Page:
“Seeking meaning in diagnosis”: Exhibition by BU MSc Student Sarah Clark

Explore the concept of diagnosis through the lens of BU MSc student, Sarah Clark, in her photo exhibition titled “Seeking Meaning in Diagnosis.”

The exhibition will be in the Atrium Gallery, Poole House, running throughout March.

Sarah, currently pursuing a Masters in Clinical and Developmental Neuropsychology at BU, delves into the theme of understanding diagnosis, as well as a sub-theme of utilizing creativity and time in nature to enhance well-being.

Diagnosed with hypermobile Ehlers-Danlos syndrome in February 2020, a rare genetic connective tissue disorder, Sarah’s journey took an unexpected turn when she discovered her Autism spectrum condition diagnosis in May 2022 during autism lectures on the Neurodevelopmental Diversity Unit of her MSc course.

Sarah’s lived-experience qualitative MSc Research Project, supervised by Dr Emily Arden-Close, explored the daily experiences of individuals living with both autism and hypermobile Ehlers-Danlos syndrome, and her dissertation is currently being written up for journal submission.

Acknowledging the transformative impact of formal diagnosis on her life, Sarah has embraced lifestyle changes and effective self-management strategies for her hEDS and various co-morbidities, including mast cell activation syndrome, autonomic dysfunction, and Median arcuate ligament syndrome alongside mental health challenges of Complex PTSD and OCD and managing the interactions with Premenstrual dysphoric disorder (PMDD).

In constant pain with every inhaled breath hurting and studying for her Masters whilst being on a liquid-only diet due to MALS, Sarah is now on a year-long waiting list for MALS surgery. She hopes her exhibition and sharing her diagnostic journey will provide inspiration to show what can be achieved even with extreme barriers.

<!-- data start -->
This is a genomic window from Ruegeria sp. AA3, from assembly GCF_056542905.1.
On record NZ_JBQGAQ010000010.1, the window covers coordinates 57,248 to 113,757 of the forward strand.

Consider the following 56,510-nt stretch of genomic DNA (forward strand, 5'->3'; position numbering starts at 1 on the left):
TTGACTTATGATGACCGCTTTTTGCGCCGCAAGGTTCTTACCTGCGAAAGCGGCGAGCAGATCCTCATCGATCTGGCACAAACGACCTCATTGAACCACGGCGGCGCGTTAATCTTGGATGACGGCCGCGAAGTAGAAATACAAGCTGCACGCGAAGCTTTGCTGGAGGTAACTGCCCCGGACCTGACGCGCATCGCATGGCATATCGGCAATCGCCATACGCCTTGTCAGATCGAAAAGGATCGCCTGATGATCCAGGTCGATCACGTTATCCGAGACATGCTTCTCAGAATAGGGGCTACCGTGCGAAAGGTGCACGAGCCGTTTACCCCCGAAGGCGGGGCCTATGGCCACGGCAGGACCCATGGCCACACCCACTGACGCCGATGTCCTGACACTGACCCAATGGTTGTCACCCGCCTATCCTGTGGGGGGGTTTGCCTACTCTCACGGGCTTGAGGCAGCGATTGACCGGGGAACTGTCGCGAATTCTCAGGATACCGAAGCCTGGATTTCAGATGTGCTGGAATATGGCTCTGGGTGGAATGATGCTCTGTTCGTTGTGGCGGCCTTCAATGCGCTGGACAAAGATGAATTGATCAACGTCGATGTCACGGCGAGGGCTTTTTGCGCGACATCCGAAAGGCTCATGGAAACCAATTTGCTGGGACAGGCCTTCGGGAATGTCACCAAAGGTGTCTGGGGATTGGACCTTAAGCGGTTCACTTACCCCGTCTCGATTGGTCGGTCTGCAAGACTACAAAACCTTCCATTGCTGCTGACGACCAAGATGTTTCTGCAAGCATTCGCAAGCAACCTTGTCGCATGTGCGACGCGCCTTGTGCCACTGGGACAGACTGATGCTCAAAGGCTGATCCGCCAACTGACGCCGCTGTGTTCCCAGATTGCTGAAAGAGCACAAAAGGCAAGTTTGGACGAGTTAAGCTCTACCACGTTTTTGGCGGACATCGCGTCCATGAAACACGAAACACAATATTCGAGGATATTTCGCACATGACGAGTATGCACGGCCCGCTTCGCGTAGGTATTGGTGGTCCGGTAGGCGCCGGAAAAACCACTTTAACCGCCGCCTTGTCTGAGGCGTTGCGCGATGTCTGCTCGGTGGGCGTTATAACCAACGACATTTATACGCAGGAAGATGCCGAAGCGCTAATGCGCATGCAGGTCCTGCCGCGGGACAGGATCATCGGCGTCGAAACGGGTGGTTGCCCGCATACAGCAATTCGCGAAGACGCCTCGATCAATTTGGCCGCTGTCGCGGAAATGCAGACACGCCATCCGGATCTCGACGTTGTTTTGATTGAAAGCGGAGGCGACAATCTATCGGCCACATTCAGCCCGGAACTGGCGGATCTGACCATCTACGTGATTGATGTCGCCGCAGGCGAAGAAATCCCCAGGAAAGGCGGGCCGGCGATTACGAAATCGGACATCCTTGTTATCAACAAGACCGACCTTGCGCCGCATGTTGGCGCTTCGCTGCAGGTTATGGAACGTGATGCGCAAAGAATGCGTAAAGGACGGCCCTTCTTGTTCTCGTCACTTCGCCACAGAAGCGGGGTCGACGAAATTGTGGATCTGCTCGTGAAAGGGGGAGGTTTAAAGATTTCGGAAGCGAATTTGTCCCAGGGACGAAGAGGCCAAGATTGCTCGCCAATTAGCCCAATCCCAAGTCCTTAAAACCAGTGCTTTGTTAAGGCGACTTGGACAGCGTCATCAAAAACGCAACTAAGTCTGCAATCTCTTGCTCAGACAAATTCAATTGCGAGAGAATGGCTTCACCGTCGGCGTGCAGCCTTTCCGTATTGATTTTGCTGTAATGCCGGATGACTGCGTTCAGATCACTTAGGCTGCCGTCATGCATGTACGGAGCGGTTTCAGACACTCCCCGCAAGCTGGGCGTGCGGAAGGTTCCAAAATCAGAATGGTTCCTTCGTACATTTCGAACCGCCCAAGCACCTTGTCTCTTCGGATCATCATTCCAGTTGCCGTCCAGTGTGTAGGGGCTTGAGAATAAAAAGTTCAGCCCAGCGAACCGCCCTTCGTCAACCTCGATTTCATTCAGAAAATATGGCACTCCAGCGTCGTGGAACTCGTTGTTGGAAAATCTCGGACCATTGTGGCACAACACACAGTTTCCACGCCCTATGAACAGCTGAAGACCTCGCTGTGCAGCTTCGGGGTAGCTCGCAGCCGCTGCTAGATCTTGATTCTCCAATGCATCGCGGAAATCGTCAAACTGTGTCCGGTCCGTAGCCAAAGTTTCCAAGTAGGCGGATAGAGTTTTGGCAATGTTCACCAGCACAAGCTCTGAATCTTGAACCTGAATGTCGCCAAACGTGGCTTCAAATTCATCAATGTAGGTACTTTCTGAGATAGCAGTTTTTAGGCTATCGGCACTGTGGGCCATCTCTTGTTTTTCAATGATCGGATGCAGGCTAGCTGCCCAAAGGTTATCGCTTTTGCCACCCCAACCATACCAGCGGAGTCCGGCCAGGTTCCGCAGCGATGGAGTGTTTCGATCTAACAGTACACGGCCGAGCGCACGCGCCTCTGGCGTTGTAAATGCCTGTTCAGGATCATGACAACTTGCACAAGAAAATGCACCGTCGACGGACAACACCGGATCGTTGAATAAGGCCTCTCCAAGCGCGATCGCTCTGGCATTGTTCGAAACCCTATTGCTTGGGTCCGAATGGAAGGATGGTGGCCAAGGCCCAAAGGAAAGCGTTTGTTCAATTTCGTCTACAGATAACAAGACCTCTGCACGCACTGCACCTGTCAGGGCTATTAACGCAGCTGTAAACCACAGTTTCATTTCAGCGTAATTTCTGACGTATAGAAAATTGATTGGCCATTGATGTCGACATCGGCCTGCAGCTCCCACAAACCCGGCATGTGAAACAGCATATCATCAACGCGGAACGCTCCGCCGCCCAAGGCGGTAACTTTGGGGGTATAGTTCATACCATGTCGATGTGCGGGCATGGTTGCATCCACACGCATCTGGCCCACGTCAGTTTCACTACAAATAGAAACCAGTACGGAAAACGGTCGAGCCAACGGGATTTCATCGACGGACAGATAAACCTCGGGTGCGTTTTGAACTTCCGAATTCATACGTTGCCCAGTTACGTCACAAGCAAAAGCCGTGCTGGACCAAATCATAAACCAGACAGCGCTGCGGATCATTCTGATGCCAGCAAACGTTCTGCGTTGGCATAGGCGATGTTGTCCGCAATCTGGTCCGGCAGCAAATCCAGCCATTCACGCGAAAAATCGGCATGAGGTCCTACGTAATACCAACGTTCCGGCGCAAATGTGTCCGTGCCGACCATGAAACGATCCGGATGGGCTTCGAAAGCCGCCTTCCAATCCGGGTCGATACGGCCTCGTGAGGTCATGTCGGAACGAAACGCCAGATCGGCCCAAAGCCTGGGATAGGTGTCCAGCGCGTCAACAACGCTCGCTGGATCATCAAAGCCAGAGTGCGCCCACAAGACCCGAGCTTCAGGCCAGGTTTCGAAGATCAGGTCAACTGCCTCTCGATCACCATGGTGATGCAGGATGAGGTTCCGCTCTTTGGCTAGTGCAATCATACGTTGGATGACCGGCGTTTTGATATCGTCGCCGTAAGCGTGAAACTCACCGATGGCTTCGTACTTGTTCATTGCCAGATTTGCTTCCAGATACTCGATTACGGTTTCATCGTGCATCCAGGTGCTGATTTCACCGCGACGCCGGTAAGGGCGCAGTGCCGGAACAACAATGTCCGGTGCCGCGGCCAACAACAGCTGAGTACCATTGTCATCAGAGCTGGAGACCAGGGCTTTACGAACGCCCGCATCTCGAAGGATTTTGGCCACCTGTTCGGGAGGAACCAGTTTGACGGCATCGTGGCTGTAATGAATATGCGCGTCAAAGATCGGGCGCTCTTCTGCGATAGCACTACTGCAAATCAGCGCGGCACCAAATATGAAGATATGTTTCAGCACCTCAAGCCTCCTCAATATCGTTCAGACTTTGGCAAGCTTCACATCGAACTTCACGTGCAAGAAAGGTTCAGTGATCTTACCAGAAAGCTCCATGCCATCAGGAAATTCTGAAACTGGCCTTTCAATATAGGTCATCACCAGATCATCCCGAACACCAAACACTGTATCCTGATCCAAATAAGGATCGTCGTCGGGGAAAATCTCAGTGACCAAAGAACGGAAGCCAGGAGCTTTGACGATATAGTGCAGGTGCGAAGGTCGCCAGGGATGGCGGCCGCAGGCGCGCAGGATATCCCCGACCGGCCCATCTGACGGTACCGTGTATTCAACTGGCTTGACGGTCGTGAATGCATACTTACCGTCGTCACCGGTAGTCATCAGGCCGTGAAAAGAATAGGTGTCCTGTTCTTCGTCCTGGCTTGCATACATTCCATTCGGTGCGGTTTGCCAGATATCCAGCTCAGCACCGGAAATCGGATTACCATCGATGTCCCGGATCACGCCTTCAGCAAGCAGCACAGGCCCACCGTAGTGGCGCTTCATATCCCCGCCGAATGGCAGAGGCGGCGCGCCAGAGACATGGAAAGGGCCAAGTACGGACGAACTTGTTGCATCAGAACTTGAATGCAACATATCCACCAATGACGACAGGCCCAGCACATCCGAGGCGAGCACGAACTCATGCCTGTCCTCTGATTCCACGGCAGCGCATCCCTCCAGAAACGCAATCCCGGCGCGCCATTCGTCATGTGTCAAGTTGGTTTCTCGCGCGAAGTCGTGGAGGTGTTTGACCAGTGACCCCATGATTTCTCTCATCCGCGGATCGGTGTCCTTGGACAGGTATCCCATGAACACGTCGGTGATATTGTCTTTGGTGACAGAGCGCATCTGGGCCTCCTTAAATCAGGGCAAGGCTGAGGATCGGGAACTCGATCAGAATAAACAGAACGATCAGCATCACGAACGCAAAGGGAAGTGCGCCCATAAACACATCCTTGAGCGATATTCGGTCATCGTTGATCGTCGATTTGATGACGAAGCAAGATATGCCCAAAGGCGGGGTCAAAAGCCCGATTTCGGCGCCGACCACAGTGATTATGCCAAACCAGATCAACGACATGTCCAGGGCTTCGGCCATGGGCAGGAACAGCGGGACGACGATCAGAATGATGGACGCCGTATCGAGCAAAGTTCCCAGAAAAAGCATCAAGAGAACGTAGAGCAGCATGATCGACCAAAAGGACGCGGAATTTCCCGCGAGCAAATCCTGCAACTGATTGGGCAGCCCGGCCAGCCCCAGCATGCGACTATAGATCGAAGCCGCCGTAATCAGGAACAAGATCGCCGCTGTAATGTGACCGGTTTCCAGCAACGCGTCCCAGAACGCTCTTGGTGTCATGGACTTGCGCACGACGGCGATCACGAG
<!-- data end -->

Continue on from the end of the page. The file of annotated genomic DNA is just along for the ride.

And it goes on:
Sarah sits as a patient expert in the EDS International Consortium, Psychiatric and Psychological Aspects Working Group, and Sarah presented her BMJ paper, “Help me trust you after my misdiagnosis,” at The EDS Global Learning Conference in Dublin last August.

Alongside being a student here, Sarah also works at BU as a Student Ambassador, Digitial Marketing Ambassador and a member of BU PIER (as a member of the public).

Passionate about medical education and raising awareness of rare health conditions, Sarah regularly engages in public awareness, volunteering, and charity fundraising.

Sarah recently facilitated a workshop on EDS for BU PIER for second-year nursing students and gave part of a lived-experience lecture on EDS to some of the MSc Health Psychology students.

As well as being a patient expert, photographer and blogger Sarah is also a keen yogi and she was featured in Hotpod Yoga’s Move with Purpose Campaign, discussing her late-autism diagnosis.

Influenced by her own health journey and navigating the complexities of the healthcare system, coupled with Complex PTSD from childhood trauma, Sarah has developed a keen interest in various aspects of the diagnostic journey.

Her exhibition, “Seeking Meaning in Diagnosis,” coincides with the ten-year anniversary of her March 2014 exhibition “Almost Beautiful” at Harbour Lights Cinema, Southampton.

Sarah’s exhibition aims to be thought-provoking, shedding light on the challenges of being diagnosed with rare conditions, inspiring creativity, and encouraging a connection with nature.

Expressing immense gratitude to the BU Community for the support and encouragement Sarah’s received here at BU, has not only improved her health and well-being but has also led to various amazing opportunities.

To learn more about Sarah’s interest in “diagnosis” –  visit her website.